The government maintained negligible anti-trafficking law enforcement efforts. The 2008 penal code, 2008 Child Act, and the 2017 Labor Act criminalized some forms of sex trafficking and labor trafficking. Article 277 of the penal code prohibited forced labor and prescribed penalties of up to two years’ imprisonment, or a fine, or both; these penalties were not sufficiently stringent. Article 276 criminalized buying or selling a child for the purpose of prostitution and prescribed a punishment of up to 14 years’ imprisonment and a fine, which was sufficiently stringent and commensurate with punishment prescribed for other serious crimes, such as rape. Articles 254 and 258 criminalized the procurement of a child for prostitution and the facilitation of the prostitution of a child by the child’s parent or guardian and prescribed penalties of up to 10 years’ imprisonment and a fine; these penalties were also sufficiently stringent and commensurate with those prescribed for other serious crimes, such as rape. The criminal code did not explicitly criminalize adult sex trafficking. Article 282 prohibited and prescribed a sufficiently stringent punishment of up to seven years’ imprisonment for the sale of a person across international borders. Articles 31 and 32 of South Sudan’s 2008 Child Act prohibited the recruitment and use of children for military or paramilitary activities, and prescribed punishments of up to 10 years’ imprisonment for such crimes. The 2018 Labor Act prohibited forced labor and prescribed penalties of up to five years’ imprisonment, a fine, confiscation of property, cancellation of a business license, or closure of business, or a combination of these penalties; these penalties were sufficiently stringent.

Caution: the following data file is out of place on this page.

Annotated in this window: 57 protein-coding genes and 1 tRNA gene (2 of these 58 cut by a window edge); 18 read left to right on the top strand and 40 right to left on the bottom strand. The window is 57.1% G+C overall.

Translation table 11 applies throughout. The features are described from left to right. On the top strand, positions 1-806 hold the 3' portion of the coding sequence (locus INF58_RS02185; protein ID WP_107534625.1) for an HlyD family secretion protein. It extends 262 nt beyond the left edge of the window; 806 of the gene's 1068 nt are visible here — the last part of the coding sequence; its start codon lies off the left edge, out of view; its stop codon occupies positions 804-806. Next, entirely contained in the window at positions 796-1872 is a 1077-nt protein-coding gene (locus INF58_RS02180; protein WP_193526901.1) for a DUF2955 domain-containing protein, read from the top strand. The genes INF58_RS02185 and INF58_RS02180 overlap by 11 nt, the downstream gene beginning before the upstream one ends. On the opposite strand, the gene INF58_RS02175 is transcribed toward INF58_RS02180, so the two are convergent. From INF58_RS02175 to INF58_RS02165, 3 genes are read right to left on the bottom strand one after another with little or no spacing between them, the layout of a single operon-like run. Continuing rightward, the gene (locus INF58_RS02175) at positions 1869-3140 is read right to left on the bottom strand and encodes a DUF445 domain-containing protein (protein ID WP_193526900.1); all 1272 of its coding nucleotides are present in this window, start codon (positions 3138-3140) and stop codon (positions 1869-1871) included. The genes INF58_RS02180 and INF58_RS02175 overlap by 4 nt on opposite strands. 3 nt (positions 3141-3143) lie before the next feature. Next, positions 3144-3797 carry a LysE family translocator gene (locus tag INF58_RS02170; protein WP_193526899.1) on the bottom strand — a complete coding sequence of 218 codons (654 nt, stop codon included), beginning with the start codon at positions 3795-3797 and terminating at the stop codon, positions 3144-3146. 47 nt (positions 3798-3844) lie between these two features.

The government did not report any investigations, prosecutions, or convictions for trafficking crimes for the seventh consecutive year. Despite the ongoing unlawful recruitment and use of child soldiers by the SSPDF and its allied militias, the government has never held an offender criminally or administratively accountable for such crimes. Lack of capacity and corruption throughout the justice sector impeded law enforcement efforts. Courts lacked lawyers, judges, and defense attorneys knowledgeable of trafficking issues and laws, and resources to investigate and prosecute most crimes, including human trafficking, were severely limited. The government did not report efforts to train officials on trafficking crimes and existing legal provisions either directly or in partnership with relevant experts. The government did not report any investigations, prosecutions, or convictions of government employees complicit in human trafficking offenses; however, corruption and official complicity in trafficking crimes remained significant concerns and impeded law enforcement action during the year.


The government maintained protection efforts; while it demobilized and assisted some child soldiers, it demonstrated negligible efforts to protect victims of other forms of forced labor and sex trafficking. The government cooperated with the NDDRC and an international organization to release 955 child soldiers (690 boys and 265 girls), an increase from 311 during the previous reporting period; however, government forces continued to recruit and use child soldiers. Security forces continued to lack a formal mechanism to identify potential victims, resulting in officials indiscriminately arresting individuals in prostitution without screening, including known child sex trafficking victims. The Ministry of Women, Child, and Social Welfare ran a transition center in Yambio with support from an international organization, which provided interim care and support to children and mothers formerly associated with violent extremist organizations, including potential trafficking victims. The government did not provide specialized services for trafficking victims.